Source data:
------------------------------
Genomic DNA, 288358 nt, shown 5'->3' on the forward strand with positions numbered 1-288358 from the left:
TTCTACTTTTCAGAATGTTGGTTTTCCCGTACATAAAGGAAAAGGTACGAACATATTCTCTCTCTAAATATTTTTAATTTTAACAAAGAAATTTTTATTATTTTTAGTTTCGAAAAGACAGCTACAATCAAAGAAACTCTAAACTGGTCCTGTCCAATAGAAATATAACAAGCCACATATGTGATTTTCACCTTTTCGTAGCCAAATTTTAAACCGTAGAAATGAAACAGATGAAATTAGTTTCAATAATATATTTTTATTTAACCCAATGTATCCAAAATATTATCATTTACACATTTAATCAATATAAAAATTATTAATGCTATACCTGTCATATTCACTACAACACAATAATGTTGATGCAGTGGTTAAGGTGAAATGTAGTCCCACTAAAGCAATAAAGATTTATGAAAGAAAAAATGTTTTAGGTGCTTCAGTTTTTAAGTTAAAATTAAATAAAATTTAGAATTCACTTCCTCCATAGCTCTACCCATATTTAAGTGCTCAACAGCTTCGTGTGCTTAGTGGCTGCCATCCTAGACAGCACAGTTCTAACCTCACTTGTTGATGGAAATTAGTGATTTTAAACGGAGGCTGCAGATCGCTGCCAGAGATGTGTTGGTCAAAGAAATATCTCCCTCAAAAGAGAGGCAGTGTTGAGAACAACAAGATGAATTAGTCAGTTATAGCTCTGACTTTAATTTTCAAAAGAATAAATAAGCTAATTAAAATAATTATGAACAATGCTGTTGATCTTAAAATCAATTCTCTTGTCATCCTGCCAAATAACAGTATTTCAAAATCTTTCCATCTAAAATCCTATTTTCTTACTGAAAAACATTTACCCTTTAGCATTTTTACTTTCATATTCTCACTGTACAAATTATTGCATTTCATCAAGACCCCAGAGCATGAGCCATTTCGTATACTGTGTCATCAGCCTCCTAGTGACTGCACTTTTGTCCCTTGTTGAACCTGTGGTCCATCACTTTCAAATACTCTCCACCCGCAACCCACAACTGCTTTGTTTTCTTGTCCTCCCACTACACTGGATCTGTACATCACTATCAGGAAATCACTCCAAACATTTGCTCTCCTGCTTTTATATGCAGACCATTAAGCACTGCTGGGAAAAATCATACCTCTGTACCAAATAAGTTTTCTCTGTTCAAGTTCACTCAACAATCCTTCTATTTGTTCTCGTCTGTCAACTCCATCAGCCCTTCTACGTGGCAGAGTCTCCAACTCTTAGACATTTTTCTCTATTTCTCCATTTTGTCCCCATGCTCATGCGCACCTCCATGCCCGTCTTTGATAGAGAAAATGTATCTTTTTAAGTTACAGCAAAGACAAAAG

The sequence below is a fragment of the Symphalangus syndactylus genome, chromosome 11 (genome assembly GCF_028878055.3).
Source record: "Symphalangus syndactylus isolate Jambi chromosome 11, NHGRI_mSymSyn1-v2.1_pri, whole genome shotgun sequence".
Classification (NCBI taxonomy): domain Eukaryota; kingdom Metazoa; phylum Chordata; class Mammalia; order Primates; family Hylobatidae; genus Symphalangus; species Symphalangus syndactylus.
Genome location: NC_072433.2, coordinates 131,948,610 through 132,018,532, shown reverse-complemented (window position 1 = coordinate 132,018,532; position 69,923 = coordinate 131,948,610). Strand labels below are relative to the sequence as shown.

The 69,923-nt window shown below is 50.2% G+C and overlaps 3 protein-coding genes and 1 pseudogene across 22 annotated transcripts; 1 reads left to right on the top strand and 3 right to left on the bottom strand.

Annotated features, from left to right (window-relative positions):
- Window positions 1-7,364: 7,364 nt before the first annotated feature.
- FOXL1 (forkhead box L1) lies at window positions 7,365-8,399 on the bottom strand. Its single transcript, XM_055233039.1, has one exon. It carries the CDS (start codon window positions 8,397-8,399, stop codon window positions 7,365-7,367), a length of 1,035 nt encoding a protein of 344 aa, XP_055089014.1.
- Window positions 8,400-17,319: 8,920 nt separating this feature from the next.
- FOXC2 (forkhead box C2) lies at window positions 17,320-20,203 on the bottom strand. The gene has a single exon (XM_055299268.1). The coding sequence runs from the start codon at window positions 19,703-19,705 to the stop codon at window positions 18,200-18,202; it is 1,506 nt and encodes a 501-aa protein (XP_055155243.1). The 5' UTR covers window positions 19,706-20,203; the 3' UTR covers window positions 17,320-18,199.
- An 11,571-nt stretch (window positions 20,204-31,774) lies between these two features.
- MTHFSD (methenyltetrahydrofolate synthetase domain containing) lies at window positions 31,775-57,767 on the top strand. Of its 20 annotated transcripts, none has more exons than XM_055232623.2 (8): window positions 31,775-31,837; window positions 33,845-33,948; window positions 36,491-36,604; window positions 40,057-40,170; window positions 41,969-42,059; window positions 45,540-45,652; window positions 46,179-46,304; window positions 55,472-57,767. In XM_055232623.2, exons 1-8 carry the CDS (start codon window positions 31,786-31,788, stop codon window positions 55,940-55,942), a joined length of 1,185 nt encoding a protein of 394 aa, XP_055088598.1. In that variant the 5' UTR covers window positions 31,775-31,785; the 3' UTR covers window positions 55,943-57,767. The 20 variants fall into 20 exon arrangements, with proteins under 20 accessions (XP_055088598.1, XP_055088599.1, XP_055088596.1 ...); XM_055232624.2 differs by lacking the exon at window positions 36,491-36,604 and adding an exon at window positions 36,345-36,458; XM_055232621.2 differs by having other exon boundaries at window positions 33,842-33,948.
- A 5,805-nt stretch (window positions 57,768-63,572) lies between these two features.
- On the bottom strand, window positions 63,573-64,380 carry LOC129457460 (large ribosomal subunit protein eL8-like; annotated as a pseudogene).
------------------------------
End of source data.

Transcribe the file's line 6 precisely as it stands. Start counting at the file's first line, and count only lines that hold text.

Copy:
Genome location: NC_072433.2, coordinates 131,948,610 through 132,018,532, shown reverse-complemented (window position 1 = coordinate 132,018,532; position 69,923 = coordinate 131,948,610). Strand labels below are relative to the sequence as shown.